Facebook’s Oversight Board decided on Wednesday to uphold the social media site’s ban on former President Donald Trump’s account. However, the Board has also ordered a new review be completed of the “indefinite suspension,” which is supposed to take place within six months.
This sort of, kind of, leaves the door open a little bit for a possible return for Trump to the platform. I wouldn’t hold my breath though.
Trump himself was not at all pleased with the decision, calling it a “total disgrace.”
“What Facebook, Twitter, and Google have done is a total disgrace and an embarrassment to our Country,” the former president said in a statement. “Free Speech has been taken away from the President of the United States because the Radical Left Lunatics are afraid of the truth, but the truth will come out anyway, bigger and stronger than ever before.”
“The People of our Country will not stand for it! These corrupt social media companies must pay a political price, and must never again be allowed to destroy and decimate our Electoral Process,” he added.
The determination by the Board also applies to social app Instagram, which is owned by Facebook.
“The Board has upheld Facebook’s decision on January 7, 2021, to restrict then-President Donald Trump’s access to posting content on his Facebook page and Instagram account,” the Board went on to say.
“However, it was not appropriate for Facebook to impose the indeterminate and standardless penalty of indefinite suspension. Facebook’s normal penalties include removing the violating content, imposing a time-bound period of suspension, or permanently disabling the page and account,” the Board added.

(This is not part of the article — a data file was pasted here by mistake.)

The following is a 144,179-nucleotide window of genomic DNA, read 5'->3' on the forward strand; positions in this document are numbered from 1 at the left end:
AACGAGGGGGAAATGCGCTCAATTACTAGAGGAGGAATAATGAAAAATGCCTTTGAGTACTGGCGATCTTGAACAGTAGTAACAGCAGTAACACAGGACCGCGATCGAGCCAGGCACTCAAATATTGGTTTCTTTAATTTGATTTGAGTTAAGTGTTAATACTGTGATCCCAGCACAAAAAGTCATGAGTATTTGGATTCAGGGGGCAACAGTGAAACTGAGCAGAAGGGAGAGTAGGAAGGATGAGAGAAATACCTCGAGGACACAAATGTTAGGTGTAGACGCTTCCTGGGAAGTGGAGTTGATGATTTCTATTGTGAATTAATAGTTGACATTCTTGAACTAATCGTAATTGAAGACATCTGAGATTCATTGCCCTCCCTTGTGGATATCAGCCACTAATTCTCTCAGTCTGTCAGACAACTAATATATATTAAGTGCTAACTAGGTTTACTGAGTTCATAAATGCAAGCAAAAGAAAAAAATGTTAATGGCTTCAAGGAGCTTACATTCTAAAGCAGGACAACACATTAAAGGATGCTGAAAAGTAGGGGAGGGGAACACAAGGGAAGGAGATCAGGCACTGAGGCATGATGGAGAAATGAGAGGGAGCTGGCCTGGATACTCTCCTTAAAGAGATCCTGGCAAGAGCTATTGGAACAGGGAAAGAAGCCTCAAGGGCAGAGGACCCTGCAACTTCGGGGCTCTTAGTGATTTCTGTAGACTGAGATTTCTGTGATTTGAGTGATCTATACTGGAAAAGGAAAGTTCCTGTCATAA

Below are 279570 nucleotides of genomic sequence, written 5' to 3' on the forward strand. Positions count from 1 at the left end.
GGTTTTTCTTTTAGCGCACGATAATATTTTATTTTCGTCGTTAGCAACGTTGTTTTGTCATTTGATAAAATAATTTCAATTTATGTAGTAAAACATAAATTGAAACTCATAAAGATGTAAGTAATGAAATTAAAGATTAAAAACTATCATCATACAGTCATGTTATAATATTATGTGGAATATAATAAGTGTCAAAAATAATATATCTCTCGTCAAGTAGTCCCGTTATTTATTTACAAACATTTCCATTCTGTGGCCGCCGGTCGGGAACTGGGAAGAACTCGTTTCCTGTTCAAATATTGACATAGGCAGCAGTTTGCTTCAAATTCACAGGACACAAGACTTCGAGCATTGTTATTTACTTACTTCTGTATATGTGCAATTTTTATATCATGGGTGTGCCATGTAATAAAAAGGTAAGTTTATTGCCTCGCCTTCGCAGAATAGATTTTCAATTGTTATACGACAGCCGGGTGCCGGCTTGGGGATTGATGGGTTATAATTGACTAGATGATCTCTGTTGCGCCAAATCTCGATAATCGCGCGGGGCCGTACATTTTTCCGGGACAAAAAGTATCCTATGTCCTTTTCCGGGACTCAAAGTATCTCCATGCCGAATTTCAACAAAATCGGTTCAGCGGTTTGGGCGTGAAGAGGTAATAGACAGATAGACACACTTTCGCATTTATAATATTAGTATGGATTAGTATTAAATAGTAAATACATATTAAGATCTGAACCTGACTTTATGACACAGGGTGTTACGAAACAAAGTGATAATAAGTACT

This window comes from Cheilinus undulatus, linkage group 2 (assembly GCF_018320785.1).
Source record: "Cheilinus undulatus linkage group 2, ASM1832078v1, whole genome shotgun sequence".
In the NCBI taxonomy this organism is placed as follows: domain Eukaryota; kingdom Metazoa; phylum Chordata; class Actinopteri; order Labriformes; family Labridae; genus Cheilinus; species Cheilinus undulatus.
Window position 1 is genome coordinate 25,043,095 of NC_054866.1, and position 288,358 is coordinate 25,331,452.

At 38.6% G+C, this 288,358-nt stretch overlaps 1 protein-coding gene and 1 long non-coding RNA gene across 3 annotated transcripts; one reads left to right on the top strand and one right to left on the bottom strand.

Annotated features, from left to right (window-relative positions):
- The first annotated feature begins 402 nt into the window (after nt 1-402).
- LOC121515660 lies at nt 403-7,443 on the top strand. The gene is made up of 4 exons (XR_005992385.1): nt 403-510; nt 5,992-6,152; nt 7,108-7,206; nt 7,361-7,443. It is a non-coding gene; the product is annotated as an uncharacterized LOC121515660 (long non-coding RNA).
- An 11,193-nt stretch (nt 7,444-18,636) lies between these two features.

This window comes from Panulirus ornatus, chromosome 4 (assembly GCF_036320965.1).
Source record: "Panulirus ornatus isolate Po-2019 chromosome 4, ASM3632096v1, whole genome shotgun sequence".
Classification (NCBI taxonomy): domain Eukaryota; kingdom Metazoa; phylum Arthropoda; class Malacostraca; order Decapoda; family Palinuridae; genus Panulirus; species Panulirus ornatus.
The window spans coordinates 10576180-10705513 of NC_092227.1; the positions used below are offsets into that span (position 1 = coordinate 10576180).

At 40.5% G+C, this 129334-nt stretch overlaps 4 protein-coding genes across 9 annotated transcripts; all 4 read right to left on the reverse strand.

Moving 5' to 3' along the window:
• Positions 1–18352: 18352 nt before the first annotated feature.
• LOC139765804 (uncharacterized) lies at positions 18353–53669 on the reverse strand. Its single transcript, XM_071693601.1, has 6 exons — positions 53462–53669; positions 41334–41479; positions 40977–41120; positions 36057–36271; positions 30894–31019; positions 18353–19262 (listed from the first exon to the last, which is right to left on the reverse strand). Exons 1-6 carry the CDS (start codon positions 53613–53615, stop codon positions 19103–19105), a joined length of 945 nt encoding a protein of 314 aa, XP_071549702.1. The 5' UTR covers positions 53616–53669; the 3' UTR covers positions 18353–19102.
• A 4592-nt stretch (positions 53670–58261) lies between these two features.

“The Board insists that Facebook review this matter to determine and justify a proportionate response that is consistent with the rules that are applied to other users of its platform. Facebook must complete its review of this matter within six months of the date of this decision. The Board also made policy recommendations for Facebook to implement in developing clear, necessary, and proportionate policies that promote public safety and respect freedom of expression,” the Board’s statement continued.
The Board’s lengthy statement was not signed by any individual members. The Trump decision was prepared by an anonymous five-member panel and “approved by a majority of the Board,” Facebook said.
“Facebook is more interested in acting like a Democrat Super PAC than a platform for free speech and open debate,” House Minority Leader Kevin McCarthy, R-Calif., tweeted on Wednesday. “If they can ban President Trump, all conservative voices could be next. A House Republican majority will rein in big tech power over our speech.”
The leading social media sites suspended Trump’s accounts — each of which attracted legions of followers and detractors eager to amplify or castigate the 45th president’s every pronouncement — soon after the Jan. 6 U.S. Capitol breach.
Given the fact that modern day social media is the public square of the modern age, it’s important to note that the way these companies operate goes far outside of the purview of a normal company. This is why so many people feel there is grounds for holding them accountable for First Amendment violations.
We’ll just have to wait and see how this situation is handled.